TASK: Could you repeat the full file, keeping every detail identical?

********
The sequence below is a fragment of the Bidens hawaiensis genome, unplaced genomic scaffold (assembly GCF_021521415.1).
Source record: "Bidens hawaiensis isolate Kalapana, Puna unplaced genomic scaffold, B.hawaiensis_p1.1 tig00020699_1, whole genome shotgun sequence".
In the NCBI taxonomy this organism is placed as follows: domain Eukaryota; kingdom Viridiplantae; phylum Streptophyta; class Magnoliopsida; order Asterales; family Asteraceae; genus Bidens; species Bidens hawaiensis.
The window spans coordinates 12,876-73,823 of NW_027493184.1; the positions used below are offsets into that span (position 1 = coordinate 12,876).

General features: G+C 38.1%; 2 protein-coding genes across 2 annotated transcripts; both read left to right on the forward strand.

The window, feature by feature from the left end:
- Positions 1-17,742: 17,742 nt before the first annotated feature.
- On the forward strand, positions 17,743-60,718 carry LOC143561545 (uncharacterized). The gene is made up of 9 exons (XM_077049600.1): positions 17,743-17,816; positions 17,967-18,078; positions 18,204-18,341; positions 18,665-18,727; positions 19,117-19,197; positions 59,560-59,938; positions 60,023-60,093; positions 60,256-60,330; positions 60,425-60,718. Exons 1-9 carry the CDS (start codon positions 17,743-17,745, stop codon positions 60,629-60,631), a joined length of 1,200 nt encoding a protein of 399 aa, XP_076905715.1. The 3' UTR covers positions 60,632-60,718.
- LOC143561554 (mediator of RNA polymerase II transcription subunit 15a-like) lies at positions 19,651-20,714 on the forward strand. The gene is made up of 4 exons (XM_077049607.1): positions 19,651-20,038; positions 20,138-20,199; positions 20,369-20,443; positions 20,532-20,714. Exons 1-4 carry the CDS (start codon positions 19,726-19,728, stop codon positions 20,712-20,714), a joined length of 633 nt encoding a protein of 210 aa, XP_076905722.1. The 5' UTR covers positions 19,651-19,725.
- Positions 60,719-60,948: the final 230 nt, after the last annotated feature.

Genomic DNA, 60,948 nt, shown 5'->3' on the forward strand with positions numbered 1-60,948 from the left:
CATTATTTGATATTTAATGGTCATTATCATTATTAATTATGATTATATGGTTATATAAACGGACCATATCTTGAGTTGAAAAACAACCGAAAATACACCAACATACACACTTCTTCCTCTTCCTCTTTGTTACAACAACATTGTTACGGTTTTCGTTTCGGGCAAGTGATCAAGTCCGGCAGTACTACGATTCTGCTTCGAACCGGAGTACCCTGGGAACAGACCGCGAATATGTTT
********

The sequence below is a fragment of the Bidens hawaiensis genome, unplaced genomic scaffold (assembly GCF_021521415.1).
Source record: "Bidens hawaiensis isolate Kalapana, Puna unplaced genomic scaffold, B.hawaiensis_p1.1 tig00020699_1, whole genome shotgun sequence".
In the NCBI taxonomy this organism is placed as follows: domain Eukaryota; kingdom Viridiplantae; phylum Streptophyta; class Magnoliopsida; order Asterales; family Asteraceae; genus Bidens; species Bidens hawaiensis.
The window spans coordinates 12,876-73,823 of NW_027493184.1; the positions used below are offsets into that span (position 1 = coordinate 12,876).

General features: G+C 38.1%; 2 protein-coding genes across 2 annotated transcripts; both read left to right on the forward strand.

The window, feature by feature from the left end:
- Positions 1-17,742: 17,742 nt before the first annotated feature.
- On the forward strand, positions 17,743-60,718 carry LOC143561545 (uncharacterized). The gene is made up of 9 exons (XM_077049600.1): positions 17,743-17,816; positions 17,967-18,078; positions 18,204-18,341; positions 18,665-18,727; positions 19,117-19,197; positions 59,560-59,938; positions 60,023-60,093; positions 60,256-60,330; positions 60,425-60,718. Exons 1-9 carry the CDS (start codon positions 17,743-17,745, stop codon positions 60,629-60,631), a joined length of 1,200 nt encoding a protein of 399 aa, XP_076905715.1. The 3' UTR covers positions 60,632-60,718.
- LOC143561554 (mediator of RNA polymerase II transcription subunit 15a-like) lies at positions 19,651-20,714 on the forward strand. The gene is made up of 4 exons (XM_077049607.1): positions 19,651-20,038; positions 20,138-20,199; positions 20,369-20,443; positions 20,532-20,714. Exons 1-4 carry the CDS (start codon positions 19,726-19,728, stop codon positions 20,712-20,714), a joined length of 633 nt encoding a protein of 210 aa, XP_076905722.1. The 5' UTR covers positions 19,651-19,725.
- Positions 60,719-60,948: the final 230 nt, after the last annotated feature.

Genomic DNA, 60,948 nt, shown 5'->3' on the forward strand with positions numbered 1-60,948 from the left:
CATTATTTGATATTTAATGGTCATTATCATTATTAATTATGATTATATGGTTATATAAACGGACCATATCTTGAGTTGAAAAACAACCGAAAATACACCAACATACACACTTCTTCCTCTTCCTCTTTGTTACAACAACATTGTTACGGTTTTCGTTTCGGGCAAGTGATCAAGTCCGGCAGTACTACGATTCTGCTTCGAACCGGAGTACCCTGGGAACAGACCGCGAATATGTTT